The Earth is the third planet from the Sun and the only astronomical object known to harbor life. It is the densest planet in the Solar System and the largest of the four terrestrial planets.

The Earth is composed of several layers:

**Crust:**The outermost layer, where we live, composed of solid rock.**Mantle:**The layer beneath the crust, composed of semi-solid rock.**Outer core:**The layer beneath the mantle, composed of liquid iron and nickel.**Inner core:**The innermost layer, composed of solid iron and nickel.

The Earth's atmosphere is a layer of gases that surrounds the planet and is held in place by gravity. It is composed of nitrogen, oxygen, carbon dioxide, and other trace gases. The atmosphere plays a crucial role in supporting life on Earth by providing the air we breathe and regulating the planet's temperature.

- What is the position of the Earth in the Solar System?
- Describe the layers of the Earth.
- What role does the Earth's atmosphere play in supporting life?
- How does the Earth's structure contribute to its ability to support life?
- What are some of the characteristics of the Earth that make it unique compared to other planets?

Study GuideSimilarity and scale Worksheet/Answer key

Similarity and scale Worksheet/Answer key

Similarity and scale Worksheet/Answer key

Similarity and scale Worksheet/Answer keyUsing Similar Polygons Worksheet/Answer keySimilar Polygons Worksheet/Answer keyUsing Similar Polygons Worksheet/Answer keySimilar Polygons

Number and Operations (NCTM)

Understand numbers, ways of representing numbers, relationships among numbers, and number systems.

Understand and use ratios and proportions to represent quantitative relationships.

Compute fluently and make reasonable estimates.

Develop, analyze, and explain methods for solving problems involving proportions, such as scaling and finding equivalent ratios.

Geometry (NCTM)

Analyze characteristics and properties of two- and three-dimensional geometric shapes and develop mathematical arguments about geometric relationships.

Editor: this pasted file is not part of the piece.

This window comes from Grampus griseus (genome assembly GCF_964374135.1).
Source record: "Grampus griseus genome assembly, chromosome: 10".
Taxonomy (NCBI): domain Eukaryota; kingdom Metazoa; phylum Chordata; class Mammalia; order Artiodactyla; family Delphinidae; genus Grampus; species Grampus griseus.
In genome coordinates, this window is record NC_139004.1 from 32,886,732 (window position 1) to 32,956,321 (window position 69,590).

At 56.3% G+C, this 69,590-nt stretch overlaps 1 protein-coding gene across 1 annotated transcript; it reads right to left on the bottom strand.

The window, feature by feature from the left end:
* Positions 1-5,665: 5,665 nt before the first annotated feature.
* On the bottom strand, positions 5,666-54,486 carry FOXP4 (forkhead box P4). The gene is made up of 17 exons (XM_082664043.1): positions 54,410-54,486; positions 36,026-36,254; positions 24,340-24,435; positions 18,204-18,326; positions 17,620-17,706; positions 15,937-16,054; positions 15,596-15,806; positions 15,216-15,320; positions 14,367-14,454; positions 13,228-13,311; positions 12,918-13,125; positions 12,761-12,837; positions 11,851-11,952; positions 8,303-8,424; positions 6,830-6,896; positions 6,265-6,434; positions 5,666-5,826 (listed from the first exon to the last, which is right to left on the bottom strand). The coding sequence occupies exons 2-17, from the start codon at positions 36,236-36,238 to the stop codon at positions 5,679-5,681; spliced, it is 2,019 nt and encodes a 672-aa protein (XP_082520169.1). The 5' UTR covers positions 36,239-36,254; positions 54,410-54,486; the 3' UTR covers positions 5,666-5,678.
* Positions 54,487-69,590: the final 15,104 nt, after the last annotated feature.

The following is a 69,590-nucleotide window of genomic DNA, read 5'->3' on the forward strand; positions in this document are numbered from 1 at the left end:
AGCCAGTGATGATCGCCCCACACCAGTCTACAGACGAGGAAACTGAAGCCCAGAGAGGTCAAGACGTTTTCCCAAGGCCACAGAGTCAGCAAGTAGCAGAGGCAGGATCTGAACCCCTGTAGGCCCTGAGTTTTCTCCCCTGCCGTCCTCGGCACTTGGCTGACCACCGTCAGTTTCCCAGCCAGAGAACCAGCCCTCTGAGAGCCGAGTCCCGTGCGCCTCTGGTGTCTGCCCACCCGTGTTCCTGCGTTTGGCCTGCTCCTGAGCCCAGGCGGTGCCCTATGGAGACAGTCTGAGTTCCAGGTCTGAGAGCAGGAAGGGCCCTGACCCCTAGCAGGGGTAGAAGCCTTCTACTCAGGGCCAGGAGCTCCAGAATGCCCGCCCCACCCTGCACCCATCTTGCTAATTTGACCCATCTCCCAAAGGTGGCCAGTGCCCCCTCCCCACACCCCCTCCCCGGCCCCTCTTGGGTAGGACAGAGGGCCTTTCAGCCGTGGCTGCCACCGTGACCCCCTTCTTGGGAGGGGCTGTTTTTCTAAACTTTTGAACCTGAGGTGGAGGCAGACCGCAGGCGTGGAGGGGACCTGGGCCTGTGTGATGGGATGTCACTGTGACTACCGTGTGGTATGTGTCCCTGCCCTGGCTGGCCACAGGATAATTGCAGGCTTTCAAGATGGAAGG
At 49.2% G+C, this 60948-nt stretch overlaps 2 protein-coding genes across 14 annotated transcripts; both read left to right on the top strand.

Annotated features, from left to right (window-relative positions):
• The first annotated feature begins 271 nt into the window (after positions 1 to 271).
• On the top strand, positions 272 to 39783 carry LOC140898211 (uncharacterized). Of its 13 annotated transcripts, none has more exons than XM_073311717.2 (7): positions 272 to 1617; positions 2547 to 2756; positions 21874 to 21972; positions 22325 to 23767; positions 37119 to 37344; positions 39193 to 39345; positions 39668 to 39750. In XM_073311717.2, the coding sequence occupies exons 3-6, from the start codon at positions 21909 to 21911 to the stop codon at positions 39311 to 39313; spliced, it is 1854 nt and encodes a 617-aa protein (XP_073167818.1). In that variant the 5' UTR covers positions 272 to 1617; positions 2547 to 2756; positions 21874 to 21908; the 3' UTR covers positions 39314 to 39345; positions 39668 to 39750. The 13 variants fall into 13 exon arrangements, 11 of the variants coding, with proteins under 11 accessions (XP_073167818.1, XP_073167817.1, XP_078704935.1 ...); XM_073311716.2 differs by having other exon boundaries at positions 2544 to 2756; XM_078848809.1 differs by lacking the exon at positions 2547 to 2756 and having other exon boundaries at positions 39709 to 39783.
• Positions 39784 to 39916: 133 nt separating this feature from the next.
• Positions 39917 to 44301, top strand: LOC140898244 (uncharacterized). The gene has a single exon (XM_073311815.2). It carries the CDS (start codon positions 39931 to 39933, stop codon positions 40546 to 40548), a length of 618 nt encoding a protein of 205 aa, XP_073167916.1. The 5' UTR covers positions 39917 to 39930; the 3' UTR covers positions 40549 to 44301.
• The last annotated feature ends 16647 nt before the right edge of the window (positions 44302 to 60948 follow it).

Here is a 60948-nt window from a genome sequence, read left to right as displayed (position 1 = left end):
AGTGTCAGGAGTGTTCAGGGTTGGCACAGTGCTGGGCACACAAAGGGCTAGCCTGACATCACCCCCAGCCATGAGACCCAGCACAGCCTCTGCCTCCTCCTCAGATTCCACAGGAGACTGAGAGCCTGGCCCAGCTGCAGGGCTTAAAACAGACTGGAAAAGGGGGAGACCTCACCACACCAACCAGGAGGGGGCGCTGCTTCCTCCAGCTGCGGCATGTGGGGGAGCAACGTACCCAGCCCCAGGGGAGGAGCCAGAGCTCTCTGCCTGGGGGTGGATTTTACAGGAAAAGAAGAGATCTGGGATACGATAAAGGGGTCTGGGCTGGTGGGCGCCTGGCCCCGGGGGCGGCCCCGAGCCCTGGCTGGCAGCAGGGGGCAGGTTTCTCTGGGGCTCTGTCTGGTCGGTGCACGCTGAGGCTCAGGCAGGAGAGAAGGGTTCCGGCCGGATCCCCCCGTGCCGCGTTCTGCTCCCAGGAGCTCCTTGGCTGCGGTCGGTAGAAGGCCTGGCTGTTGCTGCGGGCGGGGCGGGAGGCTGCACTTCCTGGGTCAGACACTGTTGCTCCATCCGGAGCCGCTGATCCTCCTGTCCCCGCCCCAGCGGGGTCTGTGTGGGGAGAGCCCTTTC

Understand relationships among the angles, side lengths, perimeters, areas, and volumes of similar objects.

Create and critique inductive and deductive arguments concerning geometric ideas and relationships, such as congruence, similarity, and the Pythagorean relationship.

Apply transformations and use symmetry to analyze mathematical situations.

Describe sizes, positions, and orientations of shapes under informal transformations such as flips, turns, slides, and scaling.

Measurement (NCTM)

Apply appropriate techniques, tools, and formulas to determine measurements.

Solve problems involving scale factors, using ratio and proportion.

Grade 8 Curriculum Focal Points (NCTM)

Geometry and Measurement: Analyzing two- and three-dimensional space and figures by using distance and angle

Students use fundamental facts about distance and angles to describe and analyze figures and situations in two- and three-dimensional space and to solve problems, including those with multiple steps. They prove that particular configurations of lines give rise to similar triangles because of the congruent angles created when a transversal cuts parallel lines. Students apply this reasoning about similar triangles to solve a variety of problems, including those that ask them to find heights and distances. They use facts about the angles that are created when a transversal cuts parallel lines to explain why the sum of the measures of the angles in a triangle is 180 degrees, and they apply this fact about triangles to find unknown measures of angles. Students explain why the Pythagorean Theorem is valid by using a variety of methods - for example, by decomposing a square in two different ways. They apply the Pythagorean Theorem to find distances between points in the Cartesian coordinate plane to measure lengths and analyze polygons and polyhedra.